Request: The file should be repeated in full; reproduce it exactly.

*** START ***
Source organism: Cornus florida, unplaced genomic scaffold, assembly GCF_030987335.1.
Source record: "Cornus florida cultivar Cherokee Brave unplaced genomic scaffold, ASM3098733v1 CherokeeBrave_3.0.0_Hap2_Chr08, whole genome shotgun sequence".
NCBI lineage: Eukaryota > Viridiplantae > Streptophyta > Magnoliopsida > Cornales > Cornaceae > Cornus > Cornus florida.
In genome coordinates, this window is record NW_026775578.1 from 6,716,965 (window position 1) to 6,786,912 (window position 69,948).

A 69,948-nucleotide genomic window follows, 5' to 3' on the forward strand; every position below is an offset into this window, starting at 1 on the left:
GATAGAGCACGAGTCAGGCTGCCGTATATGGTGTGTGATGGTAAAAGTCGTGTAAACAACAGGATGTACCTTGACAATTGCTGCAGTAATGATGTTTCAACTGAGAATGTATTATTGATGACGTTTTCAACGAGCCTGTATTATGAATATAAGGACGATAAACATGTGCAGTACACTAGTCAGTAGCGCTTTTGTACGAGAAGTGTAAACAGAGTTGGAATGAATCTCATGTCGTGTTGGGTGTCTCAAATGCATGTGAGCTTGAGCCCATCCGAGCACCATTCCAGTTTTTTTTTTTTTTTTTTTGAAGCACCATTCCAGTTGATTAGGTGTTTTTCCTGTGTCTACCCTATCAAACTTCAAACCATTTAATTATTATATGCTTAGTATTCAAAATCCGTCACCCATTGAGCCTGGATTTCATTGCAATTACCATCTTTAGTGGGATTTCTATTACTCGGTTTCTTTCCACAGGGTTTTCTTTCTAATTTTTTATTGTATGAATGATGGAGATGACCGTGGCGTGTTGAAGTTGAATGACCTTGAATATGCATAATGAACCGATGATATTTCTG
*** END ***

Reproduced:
Source organism: Cornus florida, unplaced genomic scaffold, assembly GCF_030987335.1.
Source record: "Cornus florida cultivar Cherokee Brave unplaced genomic scaffold, ASM3098733v1 CherokeeBrave_3.0.0_Hap2_Chr08, whole genome shotgun sequence".
NCBI lineage: Eukaryota > Viridiplantae > Streptophyta > Magnoliopsida > Cornales > Cornaceae > Cornus > Cornus florida.
In genome coordinates, this window is record NW_026775578.1 from 6,716,965 (window position 1) to 6,786,912 (window position 69,948).

A 69,948-nucleotide genomic window follows, 5' to 3' on the forward strand; every position below is an offset into this window, starting at 1 on the left:
GATAGAGCACGAGTCAGGCTGCCGTATATGGTGTGTGATGGTAAAAGTCGTGTAAACAACAGGATGTACCTTGACAATTGCTGCAGTAATGATGTTTCAACTGAGAATGTATTATTGATGACGTTTTCAACGAGCCTGTATTATGAATATAAGGACGATAAACATGTGCAGTACACTAGTCAGTAGCGCTTTTGTACGAGAAGTGTAAACAGAGTTGGAATGAATCTCATGTCGTGTTGGGTGTCTCAAATGCATGTGAGCTTGAGCCCATCCGAGCACCATTCCAGTTTTTTTTTTTTTTTTTTTGAAGCACCATTCCAGTTGATTAGGTGTTTTTCCTGTGTCTACCCTATCAAACTTCAAACCATTTAATTATTATATGCTTAGTATTCAAAATCCGTCACCCATTGAGCCTGGATTTCATTGCAATTACCATCTTTAGTGGGATTTCTATTACTCGGTTTCTTTCCACAGGGTTTTCTTTCTAATTTTTTATTGTATGAATGATGGAGATGACCGTGGCGTGTTGAAGTTGAATGACCTTGAATATGCATAATGAACCGATGATATTTCTG